Hard drives on some instruments & equipment have a similar problem. The Emulator Three had, in its expanded 8MB memory form, a list price in Britain of £11,500, usually discounted to some extent. Its SCSI port worked well for hard drives of the time, but it was not fully standard. Once drives evolved to larger sizes, making smaller ones obsolete, there was a problem.
The 8MB EIII had 100 file locations available, so it could only format a drive to 800MB. Later drives of several Gigabytes were simply not compatible. The company’s answer was to continue developing new machines able to use the later drives. So much for backwards compatibility, EIII owners were out in the cold.
Akai, the other major sampler maker, had a policy of backwards compatibility, unlike E-mu. So an S900’s discs would play on an S950, S1000 or S1100 etc. This compatibility extended to the S3000 series, good for those with extensive libraries from older machines.
They did however use non-standard memory cards & disc drive configurations. So all is not sweetness & light with these models. Those that are floppy based are in trouble if the drive or the memory fails.
Take care if about to buy, ensure the drive loads discs easily, with no noisy re-seeks or frequent error messages. Make sure it will cleanly play back a sample, long enough to fill the entire memory. Use maximum sampling speed for this test, it pushes the RAM harder & takes less listening time.
Make sure the buttons, especially those frequently used, (cursor & enter etc.) are not loose. On later machines a loose button is broken & probably not available. We do have a few left, but not many.
Standardization has made the computer revolution possible, but has been kept well away from the digital musical instrument world. So you can see why, although we still fix modern gear, we have a soft spot for true classics. Instruments that are simply well made, instead of hiding petty commercial secrets.
If a computer fails, it can usually be repaired. A new mother board won’t break the bank and is usually an effective upgrade. Drives are ever larger, fairly reliable, with standard interfaces. Cards are mostly reasonably priced, with standard fittings. Unlike digital musical instruments, whose custom designed mother boards, if still available, cost hundreds of Pounds or Dollars.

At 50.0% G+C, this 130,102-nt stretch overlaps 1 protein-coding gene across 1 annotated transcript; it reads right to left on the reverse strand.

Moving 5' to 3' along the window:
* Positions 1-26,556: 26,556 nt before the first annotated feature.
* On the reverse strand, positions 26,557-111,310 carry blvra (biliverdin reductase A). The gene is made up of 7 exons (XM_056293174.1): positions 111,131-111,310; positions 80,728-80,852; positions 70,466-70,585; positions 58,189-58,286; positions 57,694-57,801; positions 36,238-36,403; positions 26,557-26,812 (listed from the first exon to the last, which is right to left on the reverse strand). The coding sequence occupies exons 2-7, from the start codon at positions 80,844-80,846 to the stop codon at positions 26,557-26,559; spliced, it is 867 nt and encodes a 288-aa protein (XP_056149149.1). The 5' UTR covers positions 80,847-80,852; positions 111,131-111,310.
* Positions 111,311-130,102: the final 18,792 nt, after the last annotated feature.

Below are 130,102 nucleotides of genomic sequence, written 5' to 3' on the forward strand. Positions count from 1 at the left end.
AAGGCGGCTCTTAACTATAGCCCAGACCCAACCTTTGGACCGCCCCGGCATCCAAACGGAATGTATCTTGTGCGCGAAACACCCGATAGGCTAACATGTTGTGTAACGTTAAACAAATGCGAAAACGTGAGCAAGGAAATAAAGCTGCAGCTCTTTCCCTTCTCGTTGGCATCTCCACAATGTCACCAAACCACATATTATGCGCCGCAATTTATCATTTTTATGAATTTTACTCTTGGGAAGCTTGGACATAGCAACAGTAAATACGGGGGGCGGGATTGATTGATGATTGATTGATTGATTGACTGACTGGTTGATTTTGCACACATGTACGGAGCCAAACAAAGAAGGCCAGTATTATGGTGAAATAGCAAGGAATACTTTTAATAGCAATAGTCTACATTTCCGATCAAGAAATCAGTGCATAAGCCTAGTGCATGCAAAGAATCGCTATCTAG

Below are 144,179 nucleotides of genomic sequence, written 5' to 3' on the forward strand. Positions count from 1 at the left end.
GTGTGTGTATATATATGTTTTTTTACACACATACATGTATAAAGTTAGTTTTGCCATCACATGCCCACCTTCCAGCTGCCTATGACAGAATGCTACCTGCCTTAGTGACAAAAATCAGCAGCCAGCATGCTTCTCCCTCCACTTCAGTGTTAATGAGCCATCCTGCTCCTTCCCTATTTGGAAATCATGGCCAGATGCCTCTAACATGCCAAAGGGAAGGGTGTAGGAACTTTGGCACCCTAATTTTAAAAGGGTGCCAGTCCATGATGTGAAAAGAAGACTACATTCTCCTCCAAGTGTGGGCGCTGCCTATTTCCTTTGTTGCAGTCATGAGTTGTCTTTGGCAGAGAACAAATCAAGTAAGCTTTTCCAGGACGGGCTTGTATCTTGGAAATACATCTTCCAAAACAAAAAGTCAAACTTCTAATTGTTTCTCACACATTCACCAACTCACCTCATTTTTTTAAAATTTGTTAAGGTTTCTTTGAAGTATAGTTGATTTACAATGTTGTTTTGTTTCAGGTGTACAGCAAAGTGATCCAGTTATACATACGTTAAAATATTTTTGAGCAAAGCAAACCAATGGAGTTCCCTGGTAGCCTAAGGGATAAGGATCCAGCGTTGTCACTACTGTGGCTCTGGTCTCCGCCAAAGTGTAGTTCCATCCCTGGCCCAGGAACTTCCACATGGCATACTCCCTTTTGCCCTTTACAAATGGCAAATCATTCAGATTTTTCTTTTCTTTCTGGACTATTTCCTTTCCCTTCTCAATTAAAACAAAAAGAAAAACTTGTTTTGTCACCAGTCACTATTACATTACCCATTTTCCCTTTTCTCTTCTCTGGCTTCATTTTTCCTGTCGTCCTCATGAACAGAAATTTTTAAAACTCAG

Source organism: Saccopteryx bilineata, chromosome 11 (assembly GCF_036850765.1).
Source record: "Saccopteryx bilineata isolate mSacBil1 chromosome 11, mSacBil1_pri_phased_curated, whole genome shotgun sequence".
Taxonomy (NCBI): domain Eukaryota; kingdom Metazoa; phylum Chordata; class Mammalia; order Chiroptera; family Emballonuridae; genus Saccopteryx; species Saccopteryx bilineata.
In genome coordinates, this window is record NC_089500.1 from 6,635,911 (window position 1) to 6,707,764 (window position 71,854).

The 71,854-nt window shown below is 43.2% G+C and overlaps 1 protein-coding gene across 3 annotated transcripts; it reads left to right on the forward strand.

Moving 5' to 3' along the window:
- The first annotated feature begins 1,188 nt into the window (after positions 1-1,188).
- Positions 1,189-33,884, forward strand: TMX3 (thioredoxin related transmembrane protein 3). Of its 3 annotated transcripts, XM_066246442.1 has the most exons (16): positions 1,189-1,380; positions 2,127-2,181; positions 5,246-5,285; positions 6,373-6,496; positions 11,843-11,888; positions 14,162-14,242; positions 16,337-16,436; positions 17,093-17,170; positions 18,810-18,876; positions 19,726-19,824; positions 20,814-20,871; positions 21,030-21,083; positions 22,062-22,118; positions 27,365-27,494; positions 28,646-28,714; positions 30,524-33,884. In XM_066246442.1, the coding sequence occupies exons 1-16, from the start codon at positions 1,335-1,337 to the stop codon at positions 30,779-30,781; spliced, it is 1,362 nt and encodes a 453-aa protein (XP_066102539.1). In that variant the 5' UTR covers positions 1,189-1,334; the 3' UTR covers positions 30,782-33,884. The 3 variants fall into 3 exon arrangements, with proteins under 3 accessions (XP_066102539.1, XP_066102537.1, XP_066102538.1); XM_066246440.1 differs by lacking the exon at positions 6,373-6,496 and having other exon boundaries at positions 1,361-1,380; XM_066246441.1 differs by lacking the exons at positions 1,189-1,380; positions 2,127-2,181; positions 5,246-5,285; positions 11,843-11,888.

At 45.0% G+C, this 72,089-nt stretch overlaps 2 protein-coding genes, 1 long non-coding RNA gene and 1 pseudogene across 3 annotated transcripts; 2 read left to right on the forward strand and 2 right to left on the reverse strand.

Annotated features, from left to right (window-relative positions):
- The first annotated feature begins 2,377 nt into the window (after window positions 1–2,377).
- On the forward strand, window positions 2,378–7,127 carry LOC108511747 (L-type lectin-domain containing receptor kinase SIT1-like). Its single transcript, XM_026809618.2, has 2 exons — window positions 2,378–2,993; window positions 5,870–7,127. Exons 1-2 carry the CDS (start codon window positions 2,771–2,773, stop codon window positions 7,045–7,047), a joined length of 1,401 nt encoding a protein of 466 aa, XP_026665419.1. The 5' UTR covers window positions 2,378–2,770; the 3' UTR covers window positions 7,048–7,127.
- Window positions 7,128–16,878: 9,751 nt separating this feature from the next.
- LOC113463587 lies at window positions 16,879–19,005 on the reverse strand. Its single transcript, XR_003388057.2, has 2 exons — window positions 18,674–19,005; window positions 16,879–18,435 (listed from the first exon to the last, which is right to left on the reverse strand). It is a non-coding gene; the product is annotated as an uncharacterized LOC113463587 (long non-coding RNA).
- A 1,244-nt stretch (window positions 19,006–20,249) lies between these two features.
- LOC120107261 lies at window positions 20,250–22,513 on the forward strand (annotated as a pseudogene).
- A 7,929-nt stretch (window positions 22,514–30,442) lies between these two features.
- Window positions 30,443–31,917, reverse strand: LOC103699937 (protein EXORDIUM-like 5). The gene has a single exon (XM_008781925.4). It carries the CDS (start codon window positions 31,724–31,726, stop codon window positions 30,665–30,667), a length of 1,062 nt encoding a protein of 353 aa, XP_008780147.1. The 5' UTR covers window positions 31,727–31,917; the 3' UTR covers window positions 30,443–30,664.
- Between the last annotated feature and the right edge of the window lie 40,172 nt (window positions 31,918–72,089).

No wonder so many people have moved over to computer based music systems. Hardware digital instruments may soon be a thing of the past, making matters even worse for those who own them.
A warning for anyone buying instruments, or looking for service.
Some customers have had minor financial disasters over purchase of a second-hand instrument. Others have suffered after contacting unscrupulous or incompetent individuals claiming to provide skilled service.
A few guidelines will not go amiss & can save you a lot of money or frustration. Some of these are repeats of comments made earlier, or elsewhere. We suggest that, if this section is relevant to you, it should be read in full. Firstly, regarding purchase, servicing follows on.
When buying a second hand instrument, try not to let your heart rule your head. If a tatty or faulty one comes along, stop & think carefully. A better one may show up afterwards, you may finish up kicking yourself.
Many a battered instrument will cost you more to fix up than you can pay for a good example. Our mission includes repairing faulty instruments, tuning, or restoring good ones. We do NOT relish the idea of you spending a fortune on salvaging an instrument that should only be used for spares. We would rather charge you a reasonable amount to improve a good one
Servicing of musical instruments
Servicing may be required, once an instrument has been purchased, or after a lot of use. Great care should be taken at this point, many repairers around the World are reputable & genuinely experienced. Others are not.
Ensure that whoever you choose has a proven track record. That he or she knows the theory & practice of their art. That they genuinely know your instrument & how to get the best from it.
Courtesy of Ron Lebar , Alfa Entek Online